What Entombment Is and How It Works

Published August 26, 2020
Family Mausoleum

Entombment is when a body or remains are put into a specific place above ground rather than buried in the ground. Entombment is one of the options during funeral planning.

What Is the Entombment Process?

When planning a funeral, whether your own or a loved one's, you may have the option to select entombment. Not all cemeteries or funeral planning services offer entombment, so if it is something you desire, you'll need to find a cemetery and service that offers this option. If you have a family mausoleum and plan to be entombed in it, you'll need to be sure your loved ones and your funeral planning service knows your desires and where it is located. Basic steps for the entombment process:

  1. Select entombment when planning the funeral. If the location is out of the area, also arrange for remains to be transported to the other location.
  2. Choose whether to have the deceased person's body cremated and entombed or the deceased person's body placed in a casket and entombed.
  3. Pick out the plaque or other marker so friends and relatives know where the remains are located.
  4. Determine services; you can have a traditional funeral, memorial, or celebration of life before or after entombment.
  5. Let immediate family members know when and where the entombment will take place so they can attend.

Entombment might be more costly than burial, depending on your location and entire service package. Note that special caskets with pressure valves need to be used for entombed bodies to ensure proper ventilation and release of gases as the deceased's body decomposes.

Entombment in a Mausoleum

A deceased person's body in the casket is entombed in a mausoleum. The mausoleum is a building for holding the remains of deceased individuals. It is built above ground and people can enter the space to pay their respects to the deceased. A mausoleum could be for a family or simply a larger public space for many people who choose this option. People may also use the term crypt, which more specifically refers to the space with the deceased's bodies within the mausoleum.

Empty mausoleum in Hollywood Cemetery in Richmond

Entombment in a Columbarium

Cremated remains can also be entombed. They are located in a building or part of a building and are called columbariums. Each space for the ashes is known as a coumbarium niche. Columbariums may be part of larger mausoleums or churches, or they might be their own free-standing building or wall-like structure dedicated to this purpose. Ashes may be in urns place on open-air shelves (usually inside a larger building) or they may be behind plaques and within the wall.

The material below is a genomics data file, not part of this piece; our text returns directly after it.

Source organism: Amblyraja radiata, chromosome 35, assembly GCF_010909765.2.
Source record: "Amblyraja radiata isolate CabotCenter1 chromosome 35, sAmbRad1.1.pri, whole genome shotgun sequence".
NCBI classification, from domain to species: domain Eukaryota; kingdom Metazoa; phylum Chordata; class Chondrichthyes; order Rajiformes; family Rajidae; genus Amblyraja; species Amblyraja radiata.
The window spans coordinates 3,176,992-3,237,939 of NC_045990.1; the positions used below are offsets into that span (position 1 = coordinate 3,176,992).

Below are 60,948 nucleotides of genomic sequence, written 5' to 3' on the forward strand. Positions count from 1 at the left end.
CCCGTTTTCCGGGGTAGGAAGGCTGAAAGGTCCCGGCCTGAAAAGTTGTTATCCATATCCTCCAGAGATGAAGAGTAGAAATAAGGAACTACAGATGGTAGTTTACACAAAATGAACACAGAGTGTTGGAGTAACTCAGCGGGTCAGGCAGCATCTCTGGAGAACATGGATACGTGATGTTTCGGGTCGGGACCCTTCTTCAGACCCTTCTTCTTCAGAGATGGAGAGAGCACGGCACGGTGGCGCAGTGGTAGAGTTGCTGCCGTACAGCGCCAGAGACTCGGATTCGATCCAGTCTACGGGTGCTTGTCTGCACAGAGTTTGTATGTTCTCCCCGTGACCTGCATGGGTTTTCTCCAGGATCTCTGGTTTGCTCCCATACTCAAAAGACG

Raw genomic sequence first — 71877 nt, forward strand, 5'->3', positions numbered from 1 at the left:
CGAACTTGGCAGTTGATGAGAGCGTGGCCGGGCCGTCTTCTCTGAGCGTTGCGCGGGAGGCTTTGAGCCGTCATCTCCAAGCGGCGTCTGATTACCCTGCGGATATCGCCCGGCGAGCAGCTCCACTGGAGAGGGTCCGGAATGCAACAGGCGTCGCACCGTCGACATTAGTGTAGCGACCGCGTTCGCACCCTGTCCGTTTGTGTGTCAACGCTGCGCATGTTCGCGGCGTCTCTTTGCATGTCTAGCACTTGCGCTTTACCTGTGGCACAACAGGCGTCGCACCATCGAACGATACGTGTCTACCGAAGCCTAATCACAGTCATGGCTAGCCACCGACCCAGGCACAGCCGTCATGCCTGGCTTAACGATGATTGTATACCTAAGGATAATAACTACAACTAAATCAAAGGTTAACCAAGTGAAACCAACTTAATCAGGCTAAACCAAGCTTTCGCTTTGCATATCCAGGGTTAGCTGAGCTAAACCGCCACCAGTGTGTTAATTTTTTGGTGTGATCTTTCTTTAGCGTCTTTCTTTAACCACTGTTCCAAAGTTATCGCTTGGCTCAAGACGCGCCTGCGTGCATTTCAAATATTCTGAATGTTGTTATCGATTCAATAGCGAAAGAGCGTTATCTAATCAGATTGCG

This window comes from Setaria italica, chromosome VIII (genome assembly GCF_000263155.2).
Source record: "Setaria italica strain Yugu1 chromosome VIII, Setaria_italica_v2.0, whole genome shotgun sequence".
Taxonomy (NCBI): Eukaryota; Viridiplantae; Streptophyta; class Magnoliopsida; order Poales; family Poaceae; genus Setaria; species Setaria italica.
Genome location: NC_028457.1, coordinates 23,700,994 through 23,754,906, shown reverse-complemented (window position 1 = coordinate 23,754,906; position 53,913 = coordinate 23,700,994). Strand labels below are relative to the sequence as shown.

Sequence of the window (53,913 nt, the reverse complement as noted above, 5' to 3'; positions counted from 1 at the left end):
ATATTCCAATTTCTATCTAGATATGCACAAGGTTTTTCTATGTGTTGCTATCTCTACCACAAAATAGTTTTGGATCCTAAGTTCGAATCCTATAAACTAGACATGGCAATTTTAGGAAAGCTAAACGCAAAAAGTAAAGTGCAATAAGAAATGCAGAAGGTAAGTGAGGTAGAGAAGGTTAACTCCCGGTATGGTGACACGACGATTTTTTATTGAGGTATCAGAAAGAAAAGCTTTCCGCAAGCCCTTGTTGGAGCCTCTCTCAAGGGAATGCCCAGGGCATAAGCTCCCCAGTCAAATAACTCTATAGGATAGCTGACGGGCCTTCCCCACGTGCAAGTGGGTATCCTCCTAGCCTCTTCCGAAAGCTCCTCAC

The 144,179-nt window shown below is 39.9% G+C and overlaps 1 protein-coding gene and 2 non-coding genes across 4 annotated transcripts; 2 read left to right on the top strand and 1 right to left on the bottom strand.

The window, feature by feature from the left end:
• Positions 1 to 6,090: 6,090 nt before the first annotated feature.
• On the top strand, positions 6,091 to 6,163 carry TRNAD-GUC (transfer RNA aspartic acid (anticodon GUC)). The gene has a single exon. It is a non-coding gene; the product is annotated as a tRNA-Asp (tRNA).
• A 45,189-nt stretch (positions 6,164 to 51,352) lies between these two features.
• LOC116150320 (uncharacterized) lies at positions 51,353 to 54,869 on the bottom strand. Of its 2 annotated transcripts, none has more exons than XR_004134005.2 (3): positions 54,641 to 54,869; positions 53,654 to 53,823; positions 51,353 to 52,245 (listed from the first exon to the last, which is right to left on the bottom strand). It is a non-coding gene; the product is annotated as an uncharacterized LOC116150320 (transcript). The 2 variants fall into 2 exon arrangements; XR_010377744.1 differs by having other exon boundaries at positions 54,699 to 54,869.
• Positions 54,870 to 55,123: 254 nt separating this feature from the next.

Columbarium at a cemetery, public storage of cinerary urns

What Is the Difference Between Burial and Entombment?

The main difference between burial and entombment is location. A burial places the deceased person below ground, while entombment keeps their body (or ashes) above ground.

Entombment vs. Interment

Interment usually refers to the burial of a body, but it can also mean entombment or inurnment. It's referring to what happens to the deceased's remains.

Why Choose Entombment?

Various factors go into choosing entombment over burial or spreading ashes.

  • Cost - Building a private mausoleum may be extremely cost prohibitive. Public options are more affordable, but you should still compare costs with traditional burial spaces and cremation.
  • Location - Having cremated remains placed in a columbarium offers loved ones a place to visit. Some people may prefer to visit a climate-controlled building over an open-air cemetery. Others might find the concept of entombment too gothic.
  • Weather and time - Buried bodies may be affected by flooding or, in the future, no maintenance. However, mausoleums can burn down or be flooded as well. Both headstones and mausoleums are subject to vandalism and general wear-and-tear.
  • Tradition - If family traditionally is buried or entombed, you may not want to change things.

Paying Your Respects at an Entombment

When someone is entombed, paying your respect and following etiquette is similar to a traditional burial and cemetary visit. There are a few things to note, however:

  • The actual entombment may only be witnessed by immediate family due to space concerns.
  • Public mausoleums and columbariums that are open-air do not generally close, but if they are in a modern, climate-controlled building, visiting hours may be enforced.
  • Rules for leaving flowers and gifts will vary at each location; there is usually not much room for items so check before bringing something.
  • Benches or seating may or may not be provided.
  • A family-owned mausoleum or columbarium may be locked at all times; to enter, you may need to contact the family for permission.

Entombment for Your Loved Ones

The choice to have someone (or yourself) entombed rather than buried is personal. Look at the various burial, cremation, and entombment options and make the decision that suits your family best.

What Entombment Is and How It Works